Court Opinions: 10th Circuit Court of Appeals Opinion from Jan. 25

The 10th Circuit Court of Appeals

Editor’s Note: Law Week Colorado edits court opinion summaries for style and, when necessary, length.


Nicholls v. Hansen, et al.

In 2007, Timothy Nicholls was convicted of three counts of first-degree murder and arson, among other offenses. He was sentenced to three life terms without the possibility of parole.

Evidence at trial showed that Nicholls “burned down his house,” killing his three young children in the process, “to collect insurance,” according to the 10th Circuit Court of Appeals opinion. The prosecution contended that Nicholls committed arson and murder together with his wife, introducing proof that generally included “physical evidence and expert testimony that the fire had been set intentionally, testimony by a jailhouse witness that [Nicholls] admitted [to] key details (consistent with the physical evidence) of how the fire was set, and evidence of [Nicholls’s] own varied explanations for the fire that [was] internally contradictory and at odds with the physical evidence.” 

More specifically, the prosecution offered the following: testimony from Hiram Church, Nicholls’ cellmate, that he had confessed; evidence that Nicholls and his wife were in significant debt, had serious drug issues and had failing businesses; evidence that the Nichollses often set large fires in the front of their house; evidence that Nicholls’ wife exhibited unusual behavior at the crime scene, including a lack of concern for her children’s well-being; evidence that Nicholls’ wife didn’t attend the children’s funeral; Nicholls’ changing and inconsistent statements regarding the fire, which also didn’t fit with the evidence; and forensic evidence and testimony by an insurance company investigator and two city fire investigators establishing that they couldn’t find an innocent explanation for the fire and determining early on in their investigations that the likely cause of the fire was arson.

The Colorado Court of Appeals affirmed Nicholls’ conviction on direct appeal in Nicholls I. Both the Colorado Supreme Court and the U.S. Supreme Court denied Nicholls a writ of certiorari. Soon after, Nicholls filed a motion for sentence reconsideration with the trial court, which was subsequently denied but not appealed by Nicholls.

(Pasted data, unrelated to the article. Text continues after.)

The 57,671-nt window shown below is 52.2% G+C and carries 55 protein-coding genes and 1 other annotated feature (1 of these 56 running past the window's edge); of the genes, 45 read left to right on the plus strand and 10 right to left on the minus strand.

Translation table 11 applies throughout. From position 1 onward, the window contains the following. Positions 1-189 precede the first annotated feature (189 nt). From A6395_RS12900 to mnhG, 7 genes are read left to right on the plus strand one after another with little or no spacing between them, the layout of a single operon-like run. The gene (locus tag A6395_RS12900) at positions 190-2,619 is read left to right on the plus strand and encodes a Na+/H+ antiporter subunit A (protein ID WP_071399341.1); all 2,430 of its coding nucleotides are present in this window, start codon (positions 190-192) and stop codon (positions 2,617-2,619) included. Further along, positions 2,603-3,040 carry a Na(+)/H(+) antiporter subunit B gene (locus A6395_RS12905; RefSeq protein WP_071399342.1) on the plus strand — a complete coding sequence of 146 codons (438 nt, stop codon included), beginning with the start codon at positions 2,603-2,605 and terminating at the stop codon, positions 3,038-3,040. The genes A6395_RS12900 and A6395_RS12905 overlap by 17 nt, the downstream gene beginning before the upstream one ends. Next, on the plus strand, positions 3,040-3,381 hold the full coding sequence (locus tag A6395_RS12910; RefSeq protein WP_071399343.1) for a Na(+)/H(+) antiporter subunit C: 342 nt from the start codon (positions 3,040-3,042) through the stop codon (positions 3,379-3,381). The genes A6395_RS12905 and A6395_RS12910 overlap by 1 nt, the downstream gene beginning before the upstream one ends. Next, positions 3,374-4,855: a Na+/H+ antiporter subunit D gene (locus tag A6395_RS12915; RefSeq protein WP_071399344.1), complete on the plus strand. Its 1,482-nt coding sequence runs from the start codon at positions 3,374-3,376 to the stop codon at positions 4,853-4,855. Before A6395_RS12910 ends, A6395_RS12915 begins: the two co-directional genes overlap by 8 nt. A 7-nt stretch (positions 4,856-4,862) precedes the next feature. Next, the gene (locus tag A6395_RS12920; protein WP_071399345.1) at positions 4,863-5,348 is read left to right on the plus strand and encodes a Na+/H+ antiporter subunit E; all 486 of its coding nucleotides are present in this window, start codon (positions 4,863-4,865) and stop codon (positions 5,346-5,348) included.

On November 17, 2011, Nicholls filed a pro se postconviction motion and supporting brief under Rule 35(c) of the Colorado Rules of Criminal Procedure, which was later supplemented by postconviction counsel. A state trial court denied that motion, and the Court of Appeals affirmed that decision in People v. Nicholls in an unpublished opinion. Five years later, on August 8, 2016, Nicholls filed a second pro se Rule 35(c) motion, which the state trial court also denied. The Court of Appeals affirmed again.

While Nicholls IV was pending, on January 3, 2017, Nicholls filed pro se his § 2254 petition with the district court, asserting his counsel provided constitutionally ineffective assistance by counsel’s purported failure to ask for a pretrial Shreck/Daubert hearing among other contentions. After Nicholls and the state filed their briefs, the district court partially rejected Nicholls’ petition. Particularly, the district court dismissed two of the claims as not cognizable on federal habeas review, and the first claim as procedurally defaulted — absent Nicholls’ showing of actual innocence of the substantive offense. The district court then ordered the government to file an answer that would fully address the merits of the first claim and the remaining claims not yet addressed.

After reviewing the additional briefing and state court records, the district court denied Nicholls’ request for an evidentiary hearing, his motion to appoint counsel and his § 2254 petition. The district court also denied a certificate of appealability.

Nicholls appealed to the 10th Circuit and asked for a COA. He claimed that the district court abused its discretion in denying him an evidentiary hearing on his actual-innocence gateway claim, and that, even if an evidentiary hearing wasn’t warranted, the court still abused its discretion in declining to appoint counsel to represent him. Lastly, Nicholls argued that the district court erred by denying his second and third claims — which he now describes, singularly, as a due-process claim — on the ground that it was not cognizable in federal habeas proceedings.

Exercising jurisdiction, the 10th Circuit denied the COA application and dismissed the matter, insofar as Nicholls’ appeal relates to the district court’s denial of his request for an evidentiary hearing and denial of two of his claims as non-cognizable in habeas proceedings. Concerning the district court’s order denying Nicholls’ motion for appointment of counsel, the court affirmed.

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